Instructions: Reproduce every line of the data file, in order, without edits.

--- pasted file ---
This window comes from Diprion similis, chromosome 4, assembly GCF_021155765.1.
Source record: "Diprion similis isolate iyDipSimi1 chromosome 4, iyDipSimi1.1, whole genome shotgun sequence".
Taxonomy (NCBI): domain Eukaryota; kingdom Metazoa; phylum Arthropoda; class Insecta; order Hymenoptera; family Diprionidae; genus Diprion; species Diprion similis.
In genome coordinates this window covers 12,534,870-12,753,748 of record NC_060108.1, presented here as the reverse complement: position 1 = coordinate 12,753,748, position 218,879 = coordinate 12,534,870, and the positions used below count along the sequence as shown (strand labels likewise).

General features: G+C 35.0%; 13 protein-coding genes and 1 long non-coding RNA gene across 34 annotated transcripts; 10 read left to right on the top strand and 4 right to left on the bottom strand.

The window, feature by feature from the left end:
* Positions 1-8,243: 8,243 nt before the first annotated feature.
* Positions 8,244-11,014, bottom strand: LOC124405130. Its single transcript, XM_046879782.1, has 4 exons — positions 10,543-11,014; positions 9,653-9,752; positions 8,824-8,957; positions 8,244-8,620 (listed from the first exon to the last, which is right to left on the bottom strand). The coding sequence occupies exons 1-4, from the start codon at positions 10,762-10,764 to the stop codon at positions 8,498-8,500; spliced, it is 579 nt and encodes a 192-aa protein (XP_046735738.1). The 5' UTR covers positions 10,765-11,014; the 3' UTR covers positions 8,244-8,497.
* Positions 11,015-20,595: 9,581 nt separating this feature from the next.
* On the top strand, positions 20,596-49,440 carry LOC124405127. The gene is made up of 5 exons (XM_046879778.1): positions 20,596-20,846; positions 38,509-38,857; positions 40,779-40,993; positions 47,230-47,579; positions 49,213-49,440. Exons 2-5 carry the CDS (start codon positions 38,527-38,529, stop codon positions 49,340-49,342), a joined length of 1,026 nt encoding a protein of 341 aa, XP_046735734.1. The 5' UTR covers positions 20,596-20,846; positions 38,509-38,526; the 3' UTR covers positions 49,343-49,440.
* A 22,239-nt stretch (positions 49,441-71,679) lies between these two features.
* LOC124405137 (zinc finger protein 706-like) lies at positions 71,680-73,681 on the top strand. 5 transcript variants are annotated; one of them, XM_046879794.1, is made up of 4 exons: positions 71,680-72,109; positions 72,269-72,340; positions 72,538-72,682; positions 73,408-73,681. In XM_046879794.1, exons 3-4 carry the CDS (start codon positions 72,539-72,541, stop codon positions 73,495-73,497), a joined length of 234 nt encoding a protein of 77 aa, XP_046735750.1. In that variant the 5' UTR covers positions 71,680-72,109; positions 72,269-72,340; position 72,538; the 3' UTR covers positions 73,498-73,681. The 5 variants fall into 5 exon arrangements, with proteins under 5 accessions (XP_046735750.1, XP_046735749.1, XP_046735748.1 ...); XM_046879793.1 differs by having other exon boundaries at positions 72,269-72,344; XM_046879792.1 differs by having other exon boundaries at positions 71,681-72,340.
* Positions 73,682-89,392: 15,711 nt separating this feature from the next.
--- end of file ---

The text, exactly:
This window comes from Diprion similis, chromosome 4, assembly GCF_021155765.1.
Source record: "Diprion similis isolate iyDipSimi1 chromosome 4, iyDipSimi1.1, whole genome shotgun sequence".
Taxonomy (NCBI): domain Eukaryota; kingdom Metazoa; phylum Arthropoda; class Insecta; order Hymenoptera; family Diprionidae; genus Diprion; species Diprion similis.
In genome coordinates this window covers 12,534,870-12,753,748 of record NC_060108.1, presented here as the reverse complement: position 1 = coordinate 12,753,748, position 218,879 = coordinate 12,534,870, and the positions used below count along the sequence as shown (strand labels likewise).

General features: G+C 35.0%; 13 protein-coding genes and 1 long non-coding RNA gene across 34 annotated transcripts; 10 read left to right on the top strand and 4 right to left on the bottom strand.

The window, feature by feature from the left end:
* Positions 1-8,243: 8,243 nt before the first annotated feature.
* Positions 8,244-11,014, bottom strand: LOC124405130. Its single transcript, XM_046879782.1, has 4 exons — positions 10,543-11,014; positions 9,653-9,752; positions 8,824-8,957; positions 8,244-8,620 (listed from the first exon to the last, which is right to left on the bottom strand). The coding sequence occupies exons 1-4, from the start codon at positions 10,762-10,764 to the stop codon at positions 8,498-8,500; spliced, it is 579 nt and encodes a 192-aa protein (XP_046735738.1). The 5' UTR covers positions 10,765-11,014; the 3' UTR covers positions 8,244-8,497.
* Positions 11,015-20,595: 9,581 nt separating this feature from the next.
* On the top strand, positions 20,596-49,440 carry LOC124405127. The gene is made up of 5 exons (XM_046879778.1): positions 20,596-20,846; positions 38,509-38,857; positions 40,779-40,993; positions 47,230-47,579; positions 49,213-49,440. Exons 2-5 carry the CDS (start codon positions 38,527-38,529, stop codon positions 49,340-49,342), a joined length of 1,026 nt encoding a protein of 341 aa, XP_046735734.1. The 5' UTR covers positions 20,596-20,846; positions 38,509-38,526; the 3' UTR covers positions 49,343-49,440.
* A 22,239-nt stretch (positions 49,441-71,679) lies between these two features.
* LOC124405137 (zinc finger protein 706-like) lies at positions 71,680-73,681 on the top strand. 5 transcript variants are annotated; one of them, XM_046879794.1, is made up of 4 exons: positions 71,680-72,109; positions 72,269-72,340; positions 72,538-72,682; positions 73,408-73,681. In XM_046879794.1, exons 3-4 carry the CDS (start codon positions 72,539-72,541, stop codon positions 73,495-73,497), a joined length of 234 nt encoding a protein of 77 aa, XP_046735750.1. In that variant the 5' UTR covers positions 71,680-72,109; positions 72,269-72,340; position 72,538; the 3' UTR covers positions 73,498-73,681. The 5 variants fall into 5 exon arrangements, with proteins under 5 accessions (XP_046735750.1, XP_046735749.1, XP_046735748.1 ...); XM_046879793.1 differs by having other exon boundaries at positions 72,269-72,344; XM_046879792.1 differs by having other exon boundaries at positions 71,681-72,340.
* Positions 73,682-89,392: 15,711 nt separating this feature from the next.